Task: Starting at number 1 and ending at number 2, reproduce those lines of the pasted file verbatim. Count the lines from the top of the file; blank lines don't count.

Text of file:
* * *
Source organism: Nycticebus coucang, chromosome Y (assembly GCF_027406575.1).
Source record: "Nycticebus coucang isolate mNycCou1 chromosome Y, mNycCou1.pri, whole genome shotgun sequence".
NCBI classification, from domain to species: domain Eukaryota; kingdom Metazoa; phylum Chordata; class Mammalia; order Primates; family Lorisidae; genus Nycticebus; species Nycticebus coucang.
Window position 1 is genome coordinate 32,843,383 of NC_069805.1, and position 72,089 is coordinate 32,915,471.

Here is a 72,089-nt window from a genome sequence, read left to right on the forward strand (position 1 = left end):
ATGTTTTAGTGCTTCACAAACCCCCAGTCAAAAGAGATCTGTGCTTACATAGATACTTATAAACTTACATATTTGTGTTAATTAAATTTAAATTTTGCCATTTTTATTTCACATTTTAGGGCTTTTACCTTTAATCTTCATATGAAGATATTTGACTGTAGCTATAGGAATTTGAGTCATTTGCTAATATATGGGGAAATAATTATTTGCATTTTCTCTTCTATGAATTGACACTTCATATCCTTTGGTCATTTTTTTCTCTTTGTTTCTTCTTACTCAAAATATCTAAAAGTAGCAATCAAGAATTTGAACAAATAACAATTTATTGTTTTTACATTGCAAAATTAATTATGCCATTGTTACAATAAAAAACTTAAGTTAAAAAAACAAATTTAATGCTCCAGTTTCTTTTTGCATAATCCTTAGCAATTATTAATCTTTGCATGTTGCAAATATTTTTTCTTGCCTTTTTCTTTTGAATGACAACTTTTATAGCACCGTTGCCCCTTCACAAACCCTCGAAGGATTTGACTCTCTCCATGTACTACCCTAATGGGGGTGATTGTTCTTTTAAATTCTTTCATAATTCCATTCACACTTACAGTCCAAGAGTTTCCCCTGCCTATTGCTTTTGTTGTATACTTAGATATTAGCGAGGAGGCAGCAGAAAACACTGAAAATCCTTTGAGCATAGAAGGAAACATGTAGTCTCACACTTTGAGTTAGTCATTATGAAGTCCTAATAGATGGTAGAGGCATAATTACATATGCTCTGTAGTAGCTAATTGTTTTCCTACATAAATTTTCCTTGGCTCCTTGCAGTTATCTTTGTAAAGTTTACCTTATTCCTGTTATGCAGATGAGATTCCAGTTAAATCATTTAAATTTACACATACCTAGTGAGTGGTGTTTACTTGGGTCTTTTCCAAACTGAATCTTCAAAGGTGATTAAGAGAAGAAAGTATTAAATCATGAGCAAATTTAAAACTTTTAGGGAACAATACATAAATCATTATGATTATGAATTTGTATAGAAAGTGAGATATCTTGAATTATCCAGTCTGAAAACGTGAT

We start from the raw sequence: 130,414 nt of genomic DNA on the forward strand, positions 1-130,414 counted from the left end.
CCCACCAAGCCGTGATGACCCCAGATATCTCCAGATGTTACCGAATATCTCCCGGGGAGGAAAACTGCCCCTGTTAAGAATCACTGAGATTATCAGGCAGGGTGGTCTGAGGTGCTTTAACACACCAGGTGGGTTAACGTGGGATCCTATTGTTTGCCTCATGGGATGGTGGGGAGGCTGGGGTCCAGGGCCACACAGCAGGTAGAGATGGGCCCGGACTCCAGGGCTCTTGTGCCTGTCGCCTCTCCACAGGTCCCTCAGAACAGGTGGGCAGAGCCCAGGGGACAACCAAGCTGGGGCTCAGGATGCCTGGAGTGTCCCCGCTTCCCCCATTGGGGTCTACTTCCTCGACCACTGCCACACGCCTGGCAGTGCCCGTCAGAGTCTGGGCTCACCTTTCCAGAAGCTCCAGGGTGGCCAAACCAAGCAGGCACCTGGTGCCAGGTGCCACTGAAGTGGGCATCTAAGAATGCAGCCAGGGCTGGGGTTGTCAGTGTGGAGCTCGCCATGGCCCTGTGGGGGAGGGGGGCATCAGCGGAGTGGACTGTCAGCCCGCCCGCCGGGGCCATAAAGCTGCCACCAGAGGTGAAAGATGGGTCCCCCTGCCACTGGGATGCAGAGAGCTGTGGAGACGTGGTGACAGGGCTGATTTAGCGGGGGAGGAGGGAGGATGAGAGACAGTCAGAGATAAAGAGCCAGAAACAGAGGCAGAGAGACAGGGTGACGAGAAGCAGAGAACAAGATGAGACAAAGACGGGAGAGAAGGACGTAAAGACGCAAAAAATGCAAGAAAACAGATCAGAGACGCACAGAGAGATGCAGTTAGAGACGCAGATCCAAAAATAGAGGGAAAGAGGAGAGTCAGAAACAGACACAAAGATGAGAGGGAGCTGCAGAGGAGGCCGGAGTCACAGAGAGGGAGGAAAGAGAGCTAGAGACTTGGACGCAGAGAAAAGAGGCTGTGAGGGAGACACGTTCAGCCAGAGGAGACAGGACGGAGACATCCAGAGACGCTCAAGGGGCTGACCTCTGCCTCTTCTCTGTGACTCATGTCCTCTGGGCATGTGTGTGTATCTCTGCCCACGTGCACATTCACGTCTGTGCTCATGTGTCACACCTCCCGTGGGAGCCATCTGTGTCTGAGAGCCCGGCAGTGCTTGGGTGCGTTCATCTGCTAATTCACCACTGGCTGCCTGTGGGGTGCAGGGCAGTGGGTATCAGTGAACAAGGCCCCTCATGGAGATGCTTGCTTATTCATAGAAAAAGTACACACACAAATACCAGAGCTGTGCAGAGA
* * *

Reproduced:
Source organism: Nycticebus coucang, chromosome Y (assembly GCF_027406575.1).
Source record: "Nycticebus coucang isolate mNycCou1 chromosome Y, mNycCou1.pri, whole genome shotgun sequence".